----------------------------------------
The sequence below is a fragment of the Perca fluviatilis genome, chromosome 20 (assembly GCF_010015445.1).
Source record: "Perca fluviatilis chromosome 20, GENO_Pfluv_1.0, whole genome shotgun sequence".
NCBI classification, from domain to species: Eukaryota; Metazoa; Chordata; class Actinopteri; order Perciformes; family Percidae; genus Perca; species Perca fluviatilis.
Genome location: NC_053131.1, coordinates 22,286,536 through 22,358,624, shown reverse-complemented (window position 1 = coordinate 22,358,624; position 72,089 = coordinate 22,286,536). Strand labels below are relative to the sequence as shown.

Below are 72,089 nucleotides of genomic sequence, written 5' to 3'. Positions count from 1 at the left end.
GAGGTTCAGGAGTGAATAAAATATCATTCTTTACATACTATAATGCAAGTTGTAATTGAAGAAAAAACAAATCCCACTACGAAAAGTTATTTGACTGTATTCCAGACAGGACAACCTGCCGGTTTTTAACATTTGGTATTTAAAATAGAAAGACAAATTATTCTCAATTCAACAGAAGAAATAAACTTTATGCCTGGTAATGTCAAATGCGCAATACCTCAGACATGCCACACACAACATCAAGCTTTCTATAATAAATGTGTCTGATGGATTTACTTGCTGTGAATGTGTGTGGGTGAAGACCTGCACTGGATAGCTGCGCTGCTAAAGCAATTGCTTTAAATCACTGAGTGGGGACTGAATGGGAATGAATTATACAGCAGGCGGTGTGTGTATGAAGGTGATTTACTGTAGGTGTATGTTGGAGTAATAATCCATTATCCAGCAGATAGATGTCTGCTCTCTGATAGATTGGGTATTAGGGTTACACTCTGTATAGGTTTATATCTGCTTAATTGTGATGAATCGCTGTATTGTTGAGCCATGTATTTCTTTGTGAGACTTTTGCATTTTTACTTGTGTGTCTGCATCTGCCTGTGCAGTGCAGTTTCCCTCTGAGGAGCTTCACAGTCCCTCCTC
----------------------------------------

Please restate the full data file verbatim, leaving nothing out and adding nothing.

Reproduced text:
The sequence below is a fragment of the Perca fluviatilis genome, chromosome 20 (assembly GCF_010015445.1).
Source record: "Perca fluviatilis chromosome 20, GENO_Pfluv_1.0, whole genome shotgun sequence".
NCBI classification, from domain to species: Eukaryota; Metazoa; Chordata; class Actinopteri; order Perciformes; family Percidae; genus Perca; species Perca fluviatilis.
Genome location: NC_053131.1, coordinates 22,286,536 through 22,358,624, shown reverse-complemented (window position 1 = coordinate 22,358,624; position 72,089 = coordinate 22,286,536). Strand labels below are relative to the sequence as shown.

Below are 72,089 nucleotides of genomic sequence, written 5' to 3'. Positions count from 1 at the left end.
GAGGTTCAGGAGTGAATAAAATATCATTCTTTACATACTATAATGCAAGTTGTAATTGAAGAAAAAACAAATCCCACTACGAAAAGTTATTTGACTGTATTCCAGACAGGACAACCTGCCGGTTTTTAACATTTGGTATTTAAAATAGAAAGACAAATTATTCTCAATTCAACAGAAGAAATAAACTTTATGCCTGGTAATGTCAAATGCGCAATACCTCAGACATGCCACACACAACATCAAGCTTTCTATAATAAATGTGTCTGATGGATTTACTTGCTGTGAATGTGTGTGGGTGAAGACCTGCACTGGATAGCTGCGCTGCTAAAGCAATTGCTTTAAATCACTGAGTGGGGACTGAATGGGAATGAATTATACAGCAGGCGGTGTGTGTATGAAGGTGATTTACTGTAGGTGTATGTTGGAGTAATAATCCATTATCCAGCAGATAGATGTCTGCTCTCTGATAGATTGGGTATTAGGGTTACACTCTGTATAGGTTTATATCTGCTTAATTGTGATGAATCGCTGTATTGTTGAGCCATGTATTTCTTTGTGAGACTTTTGCATTTTTACTTGTGTGTCTGCATCTGCCTGTGCAGTGCAGTTTCCCTCTGAGGAGCTTCACAGTCCCTCCTC